The beat to this song is fucking epic. I don’t even care that the word is disgustingly overused nowadays: it is the perfect word for this song. The beautiful guitar sample weaves in and out between Lil B’s bars, creating a truly moving listening experience. This is the Lil B that many of you have never heard before: the one that’s not fucking everybody’s bitch and shouting “Swag!” at completely unnecessary times. This is the Lil B that delivers subtle and incredibly powerful social commentary, so if this isn’t your thing, then you may want to look elsewhere. Also important to note is that Lil B does not have “flow” in its strictest sense; O.C. or Prince Po Lil B most certainly is not. You should probably get used to it.
2. OPEN THUNDER ETERNAL SLUMBER
Being from Northern California, I appreciated Lil B’s shout outs to various cities around the area. I also liked how Lil B complains about sports stars getting paid too much while doctors get paid too little. He utilizes a more traditional flow on this song than compared to “Trapped In Prison,” so this track may appeal to the more conservative hip hop audience a bit more. This song was alright.
“I must be real wack. How’d I get this car?” More real shit from Brandon McCartney, the clever satirist and undercover emcee. Every time Brandon seems to be trailing off into generic rapper hell, he turns back around to deliver more lines with passionate sincerity. Lil B does say “Swag!” on this song, but he saves it for the end, so by the time you get really pissed off, the next song will start. What an oddity this man is.
4. UNCHAIN ME
I envision Lil B growing wings and ascending to Heaven when I listen to this song. What, you don’t? Well, fuck you! An almost cosmic beat makes this song really interesting to listen to.
5. NEVA STOP ME
The beat is adequate, but the sound bites that Lil B included border on absolute pretentiousness. This song was meh. At least it was short.
6. GON BE OKAY
The mere fact that Lil B sampled Joe Hisaishi's “One Summer’s Day”, which was used in the fantastic movie Spirited Away, automatically makes this song amazing in my book. He spits the same introspective shit he has been doing on the entirety of I'm Gay (I'm Happy) thus far, but the accompanying piano makes you not really care all that much. This song will just make you smile. Nice!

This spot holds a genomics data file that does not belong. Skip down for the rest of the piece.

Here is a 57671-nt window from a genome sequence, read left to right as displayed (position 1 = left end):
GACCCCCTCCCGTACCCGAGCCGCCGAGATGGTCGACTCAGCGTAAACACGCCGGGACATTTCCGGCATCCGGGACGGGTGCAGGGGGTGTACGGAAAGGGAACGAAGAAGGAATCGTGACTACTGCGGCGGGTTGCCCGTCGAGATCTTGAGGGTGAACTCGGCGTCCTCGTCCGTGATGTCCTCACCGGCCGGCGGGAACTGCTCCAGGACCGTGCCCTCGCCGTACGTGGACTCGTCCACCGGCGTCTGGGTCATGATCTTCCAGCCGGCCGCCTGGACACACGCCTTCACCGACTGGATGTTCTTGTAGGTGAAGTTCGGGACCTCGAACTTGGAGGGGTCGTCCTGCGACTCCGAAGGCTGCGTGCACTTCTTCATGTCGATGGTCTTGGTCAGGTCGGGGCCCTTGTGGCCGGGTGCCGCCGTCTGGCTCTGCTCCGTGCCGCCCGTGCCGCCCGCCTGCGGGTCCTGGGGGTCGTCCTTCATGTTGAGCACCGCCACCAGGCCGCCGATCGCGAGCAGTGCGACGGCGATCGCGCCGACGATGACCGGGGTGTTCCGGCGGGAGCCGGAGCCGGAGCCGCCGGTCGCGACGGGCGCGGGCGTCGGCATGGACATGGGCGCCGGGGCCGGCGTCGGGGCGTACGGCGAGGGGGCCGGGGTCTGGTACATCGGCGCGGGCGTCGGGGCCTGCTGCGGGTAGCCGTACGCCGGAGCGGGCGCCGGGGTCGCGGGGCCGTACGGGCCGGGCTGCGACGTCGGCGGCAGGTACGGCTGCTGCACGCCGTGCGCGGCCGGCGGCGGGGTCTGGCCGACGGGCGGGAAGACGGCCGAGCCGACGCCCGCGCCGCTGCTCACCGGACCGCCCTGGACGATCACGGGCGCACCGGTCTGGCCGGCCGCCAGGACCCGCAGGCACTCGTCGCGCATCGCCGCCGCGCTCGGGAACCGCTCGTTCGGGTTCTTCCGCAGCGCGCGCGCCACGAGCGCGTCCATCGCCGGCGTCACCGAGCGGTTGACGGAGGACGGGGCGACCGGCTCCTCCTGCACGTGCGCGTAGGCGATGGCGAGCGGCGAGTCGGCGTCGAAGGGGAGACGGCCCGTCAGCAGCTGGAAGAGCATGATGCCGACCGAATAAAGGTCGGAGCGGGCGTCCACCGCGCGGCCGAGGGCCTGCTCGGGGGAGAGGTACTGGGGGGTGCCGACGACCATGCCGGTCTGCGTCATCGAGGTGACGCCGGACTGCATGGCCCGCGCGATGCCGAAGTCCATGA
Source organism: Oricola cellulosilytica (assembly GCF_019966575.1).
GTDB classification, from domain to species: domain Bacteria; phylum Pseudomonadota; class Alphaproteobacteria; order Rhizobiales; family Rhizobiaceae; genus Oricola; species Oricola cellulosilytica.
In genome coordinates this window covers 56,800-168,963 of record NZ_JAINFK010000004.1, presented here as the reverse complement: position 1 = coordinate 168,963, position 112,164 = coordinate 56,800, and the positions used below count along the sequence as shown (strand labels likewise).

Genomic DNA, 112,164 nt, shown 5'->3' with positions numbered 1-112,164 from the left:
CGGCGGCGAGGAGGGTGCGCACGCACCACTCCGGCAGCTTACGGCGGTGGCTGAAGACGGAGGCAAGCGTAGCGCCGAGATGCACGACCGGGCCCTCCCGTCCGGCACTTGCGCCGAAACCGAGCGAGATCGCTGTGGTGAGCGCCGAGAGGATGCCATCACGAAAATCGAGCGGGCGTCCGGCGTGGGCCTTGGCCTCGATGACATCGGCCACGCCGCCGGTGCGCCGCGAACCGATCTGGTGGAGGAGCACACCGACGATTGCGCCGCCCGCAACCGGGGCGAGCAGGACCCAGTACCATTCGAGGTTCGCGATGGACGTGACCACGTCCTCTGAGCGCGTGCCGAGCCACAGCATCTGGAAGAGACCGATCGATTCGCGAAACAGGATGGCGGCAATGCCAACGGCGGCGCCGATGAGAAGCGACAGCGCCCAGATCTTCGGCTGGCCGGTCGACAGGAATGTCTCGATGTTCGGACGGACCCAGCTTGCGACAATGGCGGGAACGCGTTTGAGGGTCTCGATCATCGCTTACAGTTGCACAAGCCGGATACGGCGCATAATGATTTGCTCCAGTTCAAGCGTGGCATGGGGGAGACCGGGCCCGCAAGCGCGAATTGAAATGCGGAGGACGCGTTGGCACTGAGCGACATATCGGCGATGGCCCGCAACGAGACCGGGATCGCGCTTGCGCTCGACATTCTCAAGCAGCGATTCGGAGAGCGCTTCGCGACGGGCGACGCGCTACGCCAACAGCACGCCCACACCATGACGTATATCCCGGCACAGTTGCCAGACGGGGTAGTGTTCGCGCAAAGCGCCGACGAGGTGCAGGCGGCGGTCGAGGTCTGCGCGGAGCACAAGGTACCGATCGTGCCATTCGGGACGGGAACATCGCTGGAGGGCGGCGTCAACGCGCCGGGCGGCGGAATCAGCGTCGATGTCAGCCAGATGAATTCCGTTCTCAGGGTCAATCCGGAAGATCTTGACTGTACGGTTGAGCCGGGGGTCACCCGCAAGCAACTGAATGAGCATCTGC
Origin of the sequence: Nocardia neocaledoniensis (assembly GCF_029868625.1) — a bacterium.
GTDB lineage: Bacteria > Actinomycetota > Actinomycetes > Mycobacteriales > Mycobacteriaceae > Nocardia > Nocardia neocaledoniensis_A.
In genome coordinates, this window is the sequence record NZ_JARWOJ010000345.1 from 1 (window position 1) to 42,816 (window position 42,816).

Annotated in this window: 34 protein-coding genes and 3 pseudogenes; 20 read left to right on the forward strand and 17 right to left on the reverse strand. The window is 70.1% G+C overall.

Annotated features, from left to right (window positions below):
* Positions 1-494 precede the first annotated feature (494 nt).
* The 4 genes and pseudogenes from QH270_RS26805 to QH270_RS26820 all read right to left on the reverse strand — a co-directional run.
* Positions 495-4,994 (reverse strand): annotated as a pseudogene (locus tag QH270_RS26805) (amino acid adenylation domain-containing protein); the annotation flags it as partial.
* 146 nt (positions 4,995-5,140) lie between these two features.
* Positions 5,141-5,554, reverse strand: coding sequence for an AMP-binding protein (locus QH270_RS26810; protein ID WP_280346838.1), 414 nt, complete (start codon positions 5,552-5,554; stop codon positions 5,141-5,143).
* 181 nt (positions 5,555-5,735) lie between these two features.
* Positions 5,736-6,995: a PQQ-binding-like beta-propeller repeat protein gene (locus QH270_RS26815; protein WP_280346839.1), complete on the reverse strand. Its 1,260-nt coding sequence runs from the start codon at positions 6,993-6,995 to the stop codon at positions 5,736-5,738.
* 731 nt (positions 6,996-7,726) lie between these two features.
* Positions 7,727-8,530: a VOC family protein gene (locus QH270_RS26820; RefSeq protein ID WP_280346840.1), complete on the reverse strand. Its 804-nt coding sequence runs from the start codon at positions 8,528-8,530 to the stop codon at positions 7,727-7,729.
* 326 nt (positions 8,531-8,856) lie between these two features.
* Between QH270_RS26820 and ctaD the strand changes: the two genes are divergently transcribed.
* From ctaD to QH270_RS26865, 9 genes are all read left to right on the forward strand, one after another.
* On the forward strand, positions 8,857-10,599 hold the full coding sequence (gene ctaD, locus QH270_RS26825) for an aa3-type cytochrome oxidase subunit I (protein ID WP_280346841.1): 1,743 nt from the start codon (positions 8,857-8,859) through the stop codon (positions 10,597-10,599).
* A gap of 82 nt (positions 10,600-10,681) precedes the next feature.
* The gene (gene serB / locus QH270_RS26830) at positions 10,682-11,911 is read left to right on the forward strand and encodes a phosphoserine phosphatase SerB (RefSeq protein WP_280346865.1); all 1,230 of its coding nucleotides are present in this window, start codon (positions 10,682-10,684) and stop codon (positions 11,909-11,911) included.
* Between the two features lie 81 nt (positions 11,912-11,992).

7. THE WILDERNESS
I thought the beat sounded a bit tacky, especially since it is accompanied with a sound bite of our host praising his “Based” lifestyle. This song was pretty bland, although Lil B says some interesting things. Next!
8. I HATE MYSELF
Wow, what a title. This is sort of a melodramatic mess, but since our host actually realizes that he loves himself about four minutes into the song and doesn’t opt out for the cheap “I hate myself because I live in the hood” excuse, I'll give him a pass. This isn't the best song on here (again, it’s way too melodramatic), but it is in no way a bad track.
9. GET IT WHILE IT'S GOOD
Although this was pleasant enough, Brandon’s singing towards the end was unnecessary and nearly ruined the entire piece for me.
10. I SEEN THE LIGHT
Has a very 9th Wonder-esque feel to it: very soulful and upbeat. Another win for Brandon.
11. MY LAST CHANCE
Once again, our host presents some moral dilemmas for his audience to ponder, all over a truly great instrumental. The music behind Lil B does a great job of amplifying the regrets and fears that Brandon shares with his listeners.
12. ONE TIME (REMIX)
A rich saxophone sample laid over a great breakbeat wraps up this album in a most exquisite fashion. This is by far the most energetic song on the album, and it is fucking good. It sort of mutates into nothing more than an outro about halfway through, but this was still a great way to end the album.
THE LAST WORD: Lil B's I'm Gay (I'm Happy) is one of the best albums that I’ve heard in years. Holy shit, did I really just write that? Nearly every song has great production, and Lil B is… well, Lil B! I will admit that I was disappointed with him not rapping like he did on the aforementioned “The Age Of Information” on this album, but those feelings dissipated after a few additional spins. Lil B actually posted the download link to I'm Gay (I'm Happy) a day after he released it on iTunes for sale, as a way of thanking his fans who may not have had the extra cash to spend, but I would still recommend that you actually purchase this album. Yes, that's right, I just told you to buy a Lil B album.
(Questions? Comments? Concerns? Leave your notes below.)